In this round-up, one is an Australian production, the other a classic Hollywood flick, and the last one a Filipino film. I saw December Boys at home, The Man in the Gray Flannel Suit in media ethics class, and Desperadas, at the cinemas–all last, last week.
December Boys (2007, Australia, dir. Rod Hardy) is about three orphaned boys who share the same birth month (hence, they were called the December Boys) who are sent to a small isolated seaside community for a vacation. Since they have no one else but each other, the boys share a strong sense of camaraderie and brotherhood. This, however, is put to the test when they encounter the dilemmas of pursuing their individual needs and desires. The film exhibited excellent performances from the young protagonists. The location of the small community, beautiful and isolated, felt highly appropriate to match the growing detachment among the boys in this coming-of-age film.
The Man in The Gray Flannel Suit (1956, USA, dir. Nunnally Johnson). I’ve always been fascinated at how intricate, mature and complex decades-old Hollywood films are. I guess it’s because, void of advanced filmmaking technologies we know today, films really had to rely on good performances, and strong character and plot development, and of course a rich story. In class, we actually spent more than an hour discussing and debating several points in the film. This one’s about a war-veteran turned advertising executive who struggles to keep up with the demands of his work and his family. It may sound simple enough, but the personal and ethical dilemmas that come in the way make it quite interesting. The film lasts for two and a half hours, however, so it can get quite exhausting.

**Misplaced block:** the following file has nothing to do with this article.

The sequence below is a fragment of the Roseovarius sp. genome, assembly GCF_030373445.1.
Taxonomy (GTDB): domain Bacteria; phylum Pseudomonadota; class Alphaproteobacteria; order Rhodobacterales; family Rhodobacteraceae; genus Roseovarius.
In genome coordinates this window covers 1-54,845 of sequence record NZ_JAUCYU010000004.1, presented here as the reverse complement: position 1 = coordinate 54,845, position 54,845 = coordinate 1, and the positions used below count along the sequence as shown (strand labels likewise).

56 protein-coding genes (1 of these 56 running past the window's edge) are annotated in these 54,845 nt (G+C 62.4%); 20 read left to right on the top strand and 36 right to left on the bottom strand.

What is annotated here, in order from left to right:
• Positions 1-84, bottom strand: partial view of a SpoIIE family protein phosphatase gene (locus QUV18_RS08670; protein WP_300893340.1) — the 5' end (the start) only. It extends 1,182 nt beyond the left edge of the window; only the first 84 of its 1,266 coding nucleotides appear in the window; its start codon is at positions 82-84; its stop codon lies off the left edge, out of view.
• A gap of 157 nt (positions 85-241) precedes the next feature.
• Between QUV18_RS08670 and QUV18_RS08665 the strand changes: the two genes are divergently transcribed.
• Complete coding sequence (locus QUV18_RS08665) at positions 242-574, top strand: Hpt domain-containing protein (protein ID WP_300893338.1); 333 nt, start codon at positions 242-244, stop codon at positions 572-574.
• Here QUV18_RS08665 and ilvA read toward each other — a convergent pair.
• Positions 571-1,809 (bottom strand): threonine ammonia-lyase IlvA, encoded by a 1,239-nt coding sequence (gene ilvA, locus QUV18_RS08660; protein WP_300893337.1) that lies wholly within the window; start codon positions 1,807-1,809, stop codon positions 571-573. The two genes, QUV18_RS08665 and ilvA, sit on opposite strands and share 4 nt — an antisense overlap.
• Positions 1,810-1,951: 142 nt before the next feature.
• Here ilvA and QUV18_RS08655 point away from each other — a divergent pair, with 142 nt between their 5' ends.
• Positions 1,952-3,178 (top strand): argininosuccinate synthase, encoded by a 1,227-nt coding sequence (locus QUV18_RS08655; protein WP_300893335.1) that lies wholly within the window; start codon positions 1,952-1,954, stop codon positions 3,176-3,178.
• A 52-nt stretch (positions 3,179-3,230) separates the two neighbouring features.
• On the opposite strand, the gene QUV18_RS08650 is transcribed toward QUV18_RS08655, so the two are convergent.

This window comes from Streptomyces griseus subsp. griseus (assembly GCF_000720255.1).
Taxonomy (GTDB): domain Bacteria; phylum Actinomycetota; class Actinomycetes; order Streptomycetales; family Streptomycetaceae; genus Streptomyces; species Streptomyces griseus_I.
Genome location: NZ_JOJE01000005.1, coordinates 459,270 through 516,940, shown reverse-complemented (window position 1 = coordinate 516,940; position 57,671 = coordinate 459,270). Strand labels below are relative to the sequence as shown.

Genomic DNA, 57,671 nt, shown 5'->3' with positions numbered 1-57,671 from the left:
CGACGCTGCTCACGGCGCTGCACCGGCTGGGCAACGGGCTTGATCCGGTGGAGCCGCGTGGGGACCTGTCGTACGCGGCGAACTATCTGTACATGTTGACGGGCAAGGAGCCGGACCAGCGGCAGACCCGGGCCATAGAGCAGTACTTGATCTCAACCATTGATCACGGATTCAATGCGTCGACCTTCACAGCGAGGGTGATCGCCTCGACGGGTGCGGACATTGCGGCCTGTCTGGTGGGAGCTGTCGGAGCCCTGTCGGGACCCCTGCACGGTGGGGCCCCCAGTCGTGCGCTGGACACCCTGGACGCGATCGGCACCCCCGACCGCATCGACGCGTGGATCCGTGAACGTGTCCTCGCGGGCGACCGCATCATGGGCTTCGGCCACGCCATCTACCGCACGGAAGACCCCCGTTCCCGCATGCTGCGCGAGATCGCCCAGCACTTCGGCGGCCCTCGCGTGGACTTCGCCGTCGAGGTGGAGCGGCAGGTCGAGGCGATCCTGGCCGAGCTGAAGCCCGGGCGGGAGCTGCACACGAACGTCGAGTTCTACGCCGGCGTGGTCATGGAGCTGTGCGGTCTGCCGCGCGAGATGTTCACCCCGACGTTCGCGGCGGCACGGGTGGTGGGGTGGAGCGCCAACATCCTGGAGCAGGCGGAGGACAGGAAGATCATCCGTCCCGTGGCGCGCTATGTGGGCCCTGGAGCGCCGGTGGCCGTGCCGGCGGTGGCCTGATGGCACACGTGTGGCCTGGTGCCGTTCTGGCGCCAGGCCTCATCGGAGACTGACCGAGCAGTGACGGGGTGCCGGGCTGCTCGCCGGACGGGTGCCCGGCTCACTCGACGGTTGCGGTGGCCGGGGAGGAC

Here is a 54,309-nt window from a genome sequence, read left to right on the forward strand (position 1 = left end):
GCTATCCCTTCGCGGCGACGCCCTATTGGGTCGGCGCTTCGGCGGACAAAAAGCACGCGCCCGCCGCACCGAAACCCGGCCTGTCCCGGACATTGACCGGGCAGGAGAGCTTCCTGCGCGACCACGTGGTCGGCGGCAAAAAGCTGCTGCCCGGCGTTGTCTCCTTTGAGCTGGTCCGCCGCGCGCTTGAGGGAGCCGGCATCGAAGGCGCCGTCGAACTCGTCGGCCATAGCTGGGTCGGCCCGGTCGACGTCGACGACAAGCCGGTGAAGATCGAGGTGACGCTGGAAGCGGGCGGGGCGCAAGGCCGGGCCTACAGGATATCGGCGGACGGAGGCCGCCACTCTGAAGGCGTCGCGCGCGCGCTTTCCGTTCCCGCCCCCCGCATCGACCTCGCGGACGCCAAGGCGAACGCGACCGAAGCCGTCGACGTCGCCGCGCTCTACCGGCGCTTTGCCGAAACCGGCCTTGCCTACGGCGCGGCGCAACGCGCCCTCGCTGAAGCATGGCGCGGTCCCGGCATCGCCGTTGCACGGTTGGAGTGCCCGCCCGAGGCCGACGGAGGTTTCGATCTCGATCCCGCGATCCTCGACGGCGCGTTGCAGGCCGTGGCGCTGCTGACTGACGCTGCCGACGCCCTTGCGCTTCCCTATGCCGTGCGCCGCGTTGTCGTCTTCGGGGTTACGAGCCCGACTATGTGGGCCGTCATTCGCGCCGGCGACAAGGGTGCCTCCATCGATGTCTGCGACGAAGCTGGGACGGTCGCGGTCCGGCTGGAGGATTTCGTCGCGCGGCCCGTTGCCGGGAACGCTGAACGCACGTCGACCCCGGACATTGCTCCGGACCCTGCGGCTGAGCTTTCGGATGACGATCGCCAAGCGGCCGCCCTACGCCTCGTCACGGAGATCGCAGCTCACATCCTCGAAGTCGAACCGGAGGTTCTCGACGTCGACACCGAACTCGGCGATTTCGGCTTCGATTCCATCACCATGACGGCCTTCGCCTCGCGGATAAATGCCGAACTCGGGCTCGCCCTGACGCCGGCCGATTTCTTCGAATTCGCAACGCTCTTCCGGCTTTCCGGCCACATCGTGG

Desperadas (2008, Philippines, dir. Joel Lamangan) is about four beautiful half-sisters, their personal lives and their relationship with each other. Everything in the film seems so contrived, and sometimes forced. It’s an adult comedy film, so there were a lot of adult jokes. I concede, it can get quite hilarious. You’ll probably enjoy it if you’re in it for a laugh, which I was. I’m surprised, though, that this won a gender sensitive award. All along I thought the movie portrayed men and women (and homosexuals) in pretty much typical traditional gender roles. Hm, the film did have a breast cancer awareness public service ad in the end. That was probably it.